Album review written for Inferno Requiem's 2016 EP "Moon." Posted on Metal Archives, the target audience for this review was metal music enthusiasts and potential consumers. Metal Archives is an online metal music resource that is considered by many to be The Holy Grail of all metal music-related information
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From Philosophy to the Arts, one of the most discussed and represented concepts is the physical and psychological torment of being human. The human condition, and what it implies, is a paramount question that we all are trying to understand, either through calculated inner reflection or through rituals to any and all deities. Within the broad field of music, metal music is notably a medium used exhaustively for inquiring about the human condition and the rituals we use to cope with being human. Taiwan’s black metal outfit Inferno Requiem on 2016’s Moon is no different and, in a rather characteristically pessimistic manner, conveys their perspective on mortality with an atmosphere of high sonic, raw doom.
From the beginning until the end, Fog, the tortured soul behind Inferno Requiem, articulates an aural ritual of misanthropy through the use of jackhammer percussion, esoteric distortion and his own high-pitched bellows that resemble howls of agony. The psychological and physical uneasiness that blooms, because of the sonic anxiety of the instrumentals, builds throughout the EP and eventually engulfs you in a clusterfuck of dread and manic depression. Lyrically, Moon also articulates feelings of deep-seated anxiety and overwhelming melancholy. Screamed in formal and ancient Chinese, notions of primitive cosmic chaos with elusive distinctions between entities (“Vein”) to the blood rituals of a mysterious gathering (“Coven”) are poetically and vividly shrieked; while graphic stories about how the old transmogrifies into the new (“Monolith”) and the unraveling of everything—even morality— (“Moon”) are arrhythmic-ly vomited.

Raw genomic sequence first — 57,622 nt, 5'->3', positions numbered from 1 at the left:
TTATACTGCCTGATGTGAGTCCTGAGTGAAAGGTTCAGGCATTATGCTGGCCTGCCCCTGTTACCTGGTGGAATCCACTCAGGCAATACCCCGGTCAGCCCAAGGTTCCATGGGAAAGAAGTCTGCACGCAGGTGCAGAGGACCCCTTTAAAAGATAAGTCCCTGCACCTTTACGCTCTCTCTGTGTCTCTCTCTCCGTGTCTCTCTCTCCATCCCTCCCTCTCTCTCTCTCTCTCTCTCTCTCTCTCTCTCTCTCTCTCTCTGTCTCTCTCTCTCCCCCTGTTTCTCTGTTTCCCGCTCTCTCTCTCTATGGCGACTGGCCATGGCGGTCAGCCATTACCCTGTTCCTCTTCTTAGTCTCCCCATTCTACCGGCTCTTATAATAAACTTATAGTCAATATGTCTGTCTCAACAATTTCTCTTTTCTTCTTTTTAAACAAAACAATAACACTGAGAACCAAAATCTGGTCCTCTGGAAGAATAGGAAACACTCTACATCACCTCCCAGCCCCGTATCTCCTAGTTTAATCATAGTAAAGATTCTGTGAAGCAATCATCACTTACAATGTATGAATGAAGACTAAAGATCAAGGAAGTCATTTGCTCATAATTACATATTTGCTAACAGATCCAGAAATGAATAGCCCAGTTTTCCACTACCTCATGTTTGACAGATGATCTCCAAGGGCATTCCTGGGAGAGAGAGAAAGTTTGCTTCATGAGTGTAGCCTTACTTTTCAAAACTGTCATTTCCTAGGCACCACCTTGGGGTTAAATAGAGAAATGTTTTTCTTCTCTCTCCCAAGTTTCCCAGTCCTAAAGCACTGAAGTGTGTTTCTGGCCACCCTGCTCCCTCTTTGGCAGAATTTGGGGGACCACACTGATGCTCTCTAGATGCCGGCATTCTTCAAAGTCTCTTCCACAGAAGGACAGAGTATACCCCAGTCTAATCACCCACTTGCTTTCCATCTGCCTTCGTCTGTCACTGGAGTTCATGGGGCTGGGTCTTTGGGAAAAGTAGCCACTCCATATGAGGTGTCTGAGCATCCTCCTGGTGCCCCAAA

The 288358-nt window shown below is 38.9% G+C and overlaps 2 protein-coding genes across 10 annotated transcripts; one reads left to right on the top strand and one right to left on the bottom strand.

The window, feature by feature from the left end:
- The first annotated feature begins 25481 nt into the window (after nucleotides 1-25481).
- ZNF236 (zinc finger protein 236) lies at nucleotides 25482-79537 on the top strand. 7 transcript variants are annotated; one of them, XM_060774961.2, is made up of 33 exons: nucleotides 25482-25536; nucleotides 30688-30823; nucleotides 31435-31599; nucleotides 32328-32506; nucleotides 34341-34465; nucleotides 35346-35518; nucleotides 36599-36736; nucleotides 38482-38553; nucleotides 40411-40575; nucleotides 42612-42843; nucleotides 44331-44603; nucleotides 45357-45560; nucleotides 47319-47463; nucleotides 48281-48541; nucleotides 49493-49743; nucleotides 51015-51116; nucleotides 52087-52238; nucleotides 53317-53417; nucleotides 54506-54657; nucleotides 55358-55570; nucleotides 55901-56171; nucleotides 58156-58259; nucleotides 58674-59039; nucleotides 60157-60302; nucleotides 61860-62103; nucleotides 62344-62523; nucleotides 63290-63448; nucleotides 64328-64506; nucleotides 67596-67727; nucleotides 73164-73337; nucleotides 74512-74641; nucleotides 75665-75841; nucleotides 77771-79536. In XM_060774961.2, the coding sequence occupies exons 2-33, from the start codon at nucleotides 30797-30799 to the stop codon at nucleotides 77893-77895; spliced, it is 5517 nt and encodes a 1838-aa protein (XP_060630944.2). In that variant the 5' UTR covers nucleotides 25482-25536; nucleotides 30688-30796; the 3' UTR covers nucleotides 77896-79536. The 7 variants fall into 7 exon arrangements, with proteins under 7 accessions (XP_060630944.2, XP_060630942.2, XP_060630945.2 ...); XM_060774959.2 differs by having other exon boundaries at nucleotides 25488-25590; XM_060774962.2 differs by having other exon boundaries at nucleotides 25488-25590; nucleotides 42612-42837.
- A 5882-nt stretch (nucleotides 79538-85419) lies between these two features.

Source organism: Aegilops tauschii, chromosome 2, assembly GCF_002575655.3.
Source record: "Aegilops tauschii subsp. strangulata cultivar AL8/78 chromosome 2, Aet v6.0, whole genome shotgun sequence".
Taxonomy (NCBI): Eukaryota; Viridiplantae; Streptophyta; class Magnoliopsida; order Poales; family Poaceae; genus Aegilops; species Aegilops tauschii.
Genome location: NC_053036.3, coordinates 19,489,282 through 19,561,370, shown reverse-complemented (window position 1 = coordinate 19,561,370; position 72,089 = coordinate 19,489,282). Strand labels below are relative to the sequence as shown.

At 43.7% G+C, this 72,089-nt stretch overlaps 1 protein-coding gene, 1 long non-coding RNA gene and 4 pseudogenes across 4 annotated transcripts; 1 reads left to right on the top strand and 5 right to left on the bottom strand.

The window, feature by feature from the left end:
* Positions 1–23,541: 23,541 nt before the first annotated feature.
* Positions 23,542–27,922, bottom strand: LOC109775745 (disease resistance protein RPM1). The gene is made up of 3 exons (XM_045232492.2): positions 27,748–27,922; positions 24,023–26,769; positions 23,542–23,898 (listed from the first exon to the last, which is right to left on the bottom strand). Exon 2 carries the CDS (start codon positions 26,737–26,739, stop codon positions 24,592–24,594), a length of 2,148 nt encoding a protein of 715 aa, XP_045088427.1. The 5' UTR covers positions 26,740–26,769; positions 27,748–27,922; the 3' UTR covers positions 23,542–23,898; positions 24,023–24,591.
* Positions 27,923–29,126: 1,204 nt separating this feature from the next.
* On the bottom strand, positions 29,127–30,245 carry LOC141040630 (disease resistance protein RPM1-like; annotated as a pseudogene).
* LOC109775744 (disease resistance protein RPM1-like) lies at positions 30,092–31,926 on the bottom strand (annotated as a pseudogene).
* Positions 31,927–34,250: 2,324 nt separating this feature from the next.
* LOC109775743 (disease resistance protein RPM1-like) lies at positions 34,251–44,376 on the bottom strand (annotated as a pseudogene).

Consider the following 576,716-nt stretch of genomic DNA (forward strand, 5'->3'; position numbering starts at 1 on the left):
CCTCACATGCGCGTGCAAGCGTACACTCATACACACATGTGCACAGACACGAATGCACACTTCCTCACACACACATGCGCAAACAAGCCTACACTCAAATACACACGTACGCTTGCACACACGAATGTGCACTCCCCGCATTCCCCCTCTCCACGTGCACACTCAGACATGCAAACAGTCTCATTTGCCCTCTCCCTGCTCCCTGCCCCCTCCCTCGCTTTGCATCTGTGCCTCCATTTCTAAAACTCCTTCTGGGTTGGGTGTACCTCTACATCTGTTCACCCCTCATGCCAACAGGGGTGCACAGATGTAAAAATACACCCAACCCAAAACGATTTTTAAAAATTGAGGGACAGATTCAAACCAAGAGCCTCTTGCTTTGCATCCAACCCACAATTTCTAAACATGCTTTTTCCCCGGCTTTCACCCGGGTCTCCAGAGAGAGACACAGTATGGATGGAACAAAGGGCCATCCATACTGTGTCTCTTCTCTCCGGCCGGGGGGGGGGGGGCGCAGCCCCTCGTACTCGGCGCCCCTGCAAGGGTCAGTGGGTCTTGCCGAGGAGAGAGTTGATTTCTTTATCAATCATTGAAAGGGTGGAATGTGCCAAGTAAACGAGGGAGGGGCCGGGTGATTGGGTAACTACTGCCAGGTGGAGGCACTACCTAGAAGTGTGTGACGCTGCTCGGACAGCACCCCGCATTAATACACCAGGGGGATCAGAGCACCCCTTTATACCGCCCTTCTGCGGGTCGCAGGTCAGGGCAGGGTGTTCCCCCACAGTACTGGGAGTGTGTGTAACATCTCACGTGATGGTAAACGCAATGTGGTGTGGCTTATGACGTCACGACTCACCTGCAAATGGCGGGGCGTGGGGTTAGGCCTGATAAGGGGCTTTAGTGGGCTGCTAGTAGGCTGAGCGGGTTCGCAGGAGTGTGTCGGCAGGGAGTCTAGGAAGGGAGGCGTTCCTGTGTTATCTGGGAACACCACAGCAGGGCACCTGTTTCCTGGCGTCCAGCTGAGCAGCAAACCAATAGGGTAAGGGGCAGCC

All in all, Moon does a decent job of taking you on a solemn journey through the chaos of mortality and the rituals we use to cope with the banes of being human. My only complaint is the lack of smooth transitions between songs and at the beginning and end of the entire EP. The abrupt start-stopping at the beginning and end of Moon (the EP) definitely jolts you out of the gloominess that the music conjures. As such, Moon has the potential of stimulating an amazing, out-of-body experience, especially in a live setting, but falls short in the recorded format; the recorded version of Moon doesn’t really do it justice and, in fact, seems to dampen the power the music should possess.
Listening to Inferno Requiem’s Moon is surely a transcendental, emotional hell-ride into the bleak and, with its feverish static quality, makes you feel highly nihilistic after a few listens; it’s an album that helps bring out the misanthropist in all of us.